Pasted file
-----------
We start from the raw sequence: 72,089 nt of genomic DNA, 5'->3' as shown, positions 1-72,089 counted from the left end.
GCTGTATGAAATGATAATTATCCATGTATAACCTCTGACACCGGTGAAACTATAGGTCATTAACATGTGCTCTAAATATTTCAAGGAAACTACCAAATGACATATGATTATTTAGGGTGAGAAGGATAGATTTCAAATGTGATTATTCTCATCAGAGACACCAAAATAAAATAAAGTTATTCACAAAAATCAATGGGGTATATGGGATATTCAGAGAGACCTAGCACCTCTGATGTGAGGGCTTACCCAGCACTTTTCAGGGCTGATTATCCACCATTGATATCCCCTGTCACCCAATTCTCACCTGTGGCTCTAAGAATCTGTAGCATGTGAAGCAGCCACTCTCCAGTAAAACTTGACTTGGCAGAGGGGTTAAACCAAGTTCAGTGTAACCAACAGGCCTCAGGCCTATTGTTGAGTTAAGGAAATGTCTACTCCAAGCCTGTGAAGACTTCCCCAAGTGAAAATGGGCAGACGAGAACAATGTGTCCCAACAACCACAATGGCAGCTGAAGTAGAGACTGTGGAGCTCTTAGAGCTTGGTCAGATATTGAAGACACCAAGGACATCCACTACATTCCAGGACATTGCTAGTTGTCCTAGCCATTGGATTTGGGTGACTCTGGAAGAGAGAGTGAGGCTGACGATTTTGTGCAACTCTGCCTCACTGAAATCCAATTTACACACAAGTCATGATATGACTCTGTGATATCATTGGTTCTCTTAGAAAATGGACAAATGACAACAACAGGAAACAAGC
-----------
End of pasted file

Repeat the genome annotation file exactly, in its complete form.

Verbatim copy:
We start from the raw sequence: 72,089 nt of genomic DNA, 5'->3' as shown, positions 1-72,089 counted from the left end.
GCTGTATGAAATGATAATTATCCATGTATAACCTCTGACACCGGTGAAACTATAGGTCATTAACATGTGCTCTAAATATTTCAAGGAAACTACCAAATGACATATGATTATTTAGGGTGAGAAGGATAGATTTCAAATGTGATTATTCTCATCAGAGACACCAAAATAAAATAAAGTTATTCACAAAAATCAATGGGGTATATGGGATATTCAGAGAGACCTAGCACCTCTGATGTGAGGGCTTACCCAGCACTTTTCAGGGCTGATTATCCACCATTGATATCCCCTGTCACCCAATTCTCACCTGTGGCTCTAAGAATCTGTAGCATGTGAAGCAGCCACTCTCCAGTAAAACTTGACTTGGCAGAGGGGTTAAACCAAGTTCAGTGTAACCAACAGGCCTCAGGCCTATTGTTGAGTTAAGGAAATGTCTACTCCAAGCCTGTGAAGACTTCCCCAAGTGAAAATGGGCAGACGAGAACAATGTGTCCCAACAACCACAATGGCAGCTGAAGTAGAGACTGTGGAGCTCTTAGAGCTTGGTCAGATATTGAAGACACCAAGGACATCCACTACATTCCAGGACATTGCTAGTTGTCCTAGCCATTGGATTTGGGTGACTCTGGAAGAGAGAGTGAGGCTGACGATTTTGTGCAACTCTGCCTCACTGAAATCCAATTTACACACAAGTCATGATATGACTCTGTGATATCATTGGTTCTCTTAGAAAATGGACAAATGACAACAACAGGAAACAAGC